Note that crash dumps are memory dumps that contains information why the system stops unexpectedly. With this option disabled, the system will be prevented to create any dumps, thus successfully covering its tracks.

It also disables Volume Shadow Service (vss) if enabled, and disables ShowCompColor and ShowInfoTip in all HKEY_USERS registry:

HKEY_USERS\<ID>\Software\Microsoft\Windows\CurrentVersion\Explorer\Advanced
ShowCompColor = 0
ShowInfoTip = 0

ShowCompColor option displays compressed and encrypted NTFS files in color while ShowInfoTip shows pop-up descriptions for folder and desktop items.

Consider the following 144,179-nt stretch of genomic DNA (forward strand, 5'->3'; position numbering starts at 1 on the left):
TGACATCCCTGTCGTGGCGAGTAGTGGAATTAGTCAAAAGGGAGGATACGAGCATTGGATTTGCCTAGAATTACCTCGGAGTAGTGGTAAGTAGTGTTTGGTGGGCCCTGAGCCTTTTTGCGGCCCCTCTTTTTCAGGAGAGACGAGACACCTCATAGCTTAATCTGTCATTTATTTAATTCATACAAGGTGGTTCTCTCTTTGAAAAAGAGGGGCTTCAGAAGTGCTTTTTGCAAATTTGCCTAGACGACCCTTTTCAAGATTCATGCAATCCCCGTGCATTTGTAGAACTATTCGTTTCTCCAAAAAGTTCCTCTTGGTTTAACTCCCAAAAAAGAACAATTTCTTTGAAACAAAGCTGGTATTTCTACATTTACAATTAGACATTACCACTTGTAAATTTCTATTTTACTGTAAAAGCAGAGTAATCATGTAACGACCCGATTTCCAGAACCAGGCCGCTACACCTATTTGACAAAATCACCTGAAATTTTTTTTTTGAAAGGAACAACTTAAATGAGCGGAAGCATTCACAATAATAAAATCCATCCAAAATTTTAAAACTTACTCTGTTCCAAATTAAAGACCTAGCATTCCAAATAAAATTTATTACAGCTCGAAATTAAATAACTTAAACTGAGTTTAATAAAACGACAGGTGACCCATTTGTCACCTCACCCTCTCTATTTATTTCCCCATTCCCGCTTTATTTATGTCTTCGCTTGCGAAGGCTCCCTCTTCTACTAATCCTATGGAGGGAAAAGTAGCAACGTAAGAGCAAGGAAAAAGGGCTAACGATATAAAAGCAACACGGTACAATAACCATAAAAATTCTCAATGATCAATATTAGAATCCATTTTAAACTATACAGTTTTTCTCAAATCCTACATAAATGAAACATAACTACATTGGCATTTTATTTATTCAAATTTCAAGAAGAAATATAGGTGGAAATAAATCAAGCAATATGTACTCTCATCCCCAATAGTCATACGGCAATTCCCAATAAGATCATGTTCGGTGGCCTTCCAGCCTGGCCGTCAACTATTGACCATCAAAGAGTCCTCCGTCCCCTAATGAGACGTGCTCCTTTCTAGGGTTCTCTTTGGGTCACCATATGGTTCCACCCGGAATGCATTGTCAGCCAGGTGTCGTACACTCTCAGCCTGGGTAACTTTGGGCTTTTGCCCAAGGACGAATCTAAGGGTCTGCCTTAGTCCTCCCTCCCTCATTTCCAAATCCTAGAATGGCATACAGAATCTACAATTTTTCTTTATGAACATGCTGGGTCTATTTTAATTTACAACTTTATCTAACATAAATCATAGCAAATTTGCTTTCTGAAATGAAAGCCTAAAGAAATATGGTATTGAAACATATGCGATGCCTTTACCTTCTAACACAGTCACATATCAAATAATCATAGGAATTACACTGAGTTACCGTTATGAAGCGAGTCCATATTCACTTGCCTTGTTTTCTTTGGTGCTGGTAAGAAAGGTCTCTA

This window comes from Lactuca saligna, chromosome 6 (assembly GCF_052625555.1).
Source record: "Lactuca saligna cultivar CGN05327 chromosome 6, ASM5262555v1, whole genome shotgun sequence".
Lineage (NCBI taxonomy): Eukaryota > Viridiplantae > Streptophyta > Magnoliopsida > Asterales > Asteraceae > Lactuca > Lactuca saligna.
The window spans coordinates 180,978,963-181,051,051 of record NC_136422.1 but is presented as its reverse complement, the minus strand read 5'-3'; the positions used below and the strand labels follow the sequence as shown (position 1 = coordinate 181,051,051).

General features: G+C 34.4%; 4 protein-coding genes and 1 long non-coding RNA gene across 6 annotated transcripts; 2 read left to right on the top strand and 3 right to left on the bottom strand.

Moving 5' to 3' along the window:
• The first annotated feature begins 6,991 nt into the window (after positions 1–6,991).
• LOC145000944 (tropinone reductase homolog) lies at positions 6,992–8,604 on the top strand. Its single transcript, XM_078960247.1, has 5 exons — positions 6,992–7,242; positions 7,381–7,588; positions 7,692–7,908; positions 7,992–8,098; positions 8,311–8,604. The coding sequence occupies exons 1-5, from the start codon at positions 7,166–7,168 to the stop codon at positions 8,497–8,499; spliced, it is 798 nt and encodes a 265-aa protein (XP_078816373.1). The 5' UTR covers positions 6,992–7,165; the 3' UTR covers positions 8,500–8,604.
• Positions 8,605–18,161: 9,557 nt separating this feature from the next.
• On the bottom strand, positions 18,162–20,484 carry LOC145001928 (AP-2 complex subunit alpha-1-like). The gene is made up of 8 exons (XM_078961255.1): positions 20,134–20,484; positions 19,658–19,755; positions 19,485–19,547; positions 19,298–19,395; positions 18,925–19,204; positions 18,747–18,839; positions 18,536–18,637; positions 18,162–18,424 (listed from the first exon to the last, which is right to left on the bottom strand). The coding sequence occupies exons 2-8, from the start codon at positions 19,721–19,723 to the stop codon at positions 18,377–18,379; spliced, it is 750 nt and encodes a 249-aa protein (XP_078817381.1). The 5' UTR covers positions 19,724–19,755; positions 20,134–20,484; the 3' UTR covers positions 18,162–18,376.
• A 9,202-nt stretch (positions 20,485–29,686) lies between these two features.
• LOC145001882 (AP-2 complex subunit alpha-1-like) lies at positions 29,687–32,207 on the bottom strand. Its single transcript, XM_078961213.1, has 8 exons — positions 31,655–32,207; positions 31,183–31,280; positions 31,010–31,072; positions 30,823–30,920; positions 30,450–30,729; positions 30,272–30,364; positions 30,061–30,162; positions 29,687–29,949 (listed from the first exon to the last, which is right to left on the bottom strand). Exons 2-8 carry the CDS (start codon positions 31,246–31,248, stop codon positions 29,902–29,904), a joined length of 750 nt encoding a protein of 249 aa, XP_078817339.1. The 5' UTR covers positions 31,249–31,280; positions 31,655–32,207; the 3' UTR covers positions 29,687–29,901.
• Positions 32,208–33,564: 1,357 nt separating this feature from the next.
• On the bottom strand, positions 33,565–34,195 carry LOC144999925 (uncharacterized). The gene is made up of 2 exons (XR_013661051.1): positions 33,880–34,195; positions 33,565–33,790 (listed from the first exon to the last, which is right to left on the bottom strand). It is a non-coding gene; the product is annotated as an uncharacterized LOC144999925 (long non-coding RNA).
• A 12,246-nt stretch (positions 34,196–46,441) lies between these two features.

HermeticWiper then proceeds to add and load the created driver as a service using Windows APIs such as OpenSCManagerW(), OpenServiceW(), CreateServiceW() and StartServiceW().

Example:

This creates a service entry in the registry:

HKLM\SYSTEM\CurrentControlSet\services\<random_2chars>dr

Once the benign driver service is started and loaded in the system, it then proceeds to cover its tracks once again by deleting the created driver in %WINDIR%\system32\drivers and deleting the created service in the registry.

HermeticWiper enumerates a range of up to 100 Physical Drives by looping 0-100. It uses the benign partition manager, now loaded in the system, to corrupt all Master Boot Record (MBR) for every Physical Drive present in the system.

But it doesn’t stop there, it also corrupts all the available partition even supporting both FAT and NTFS file system. For NTFS, it also corrupts the Master File Table (MFT) which holds all information about a file to ensure that data will be unrecoverable.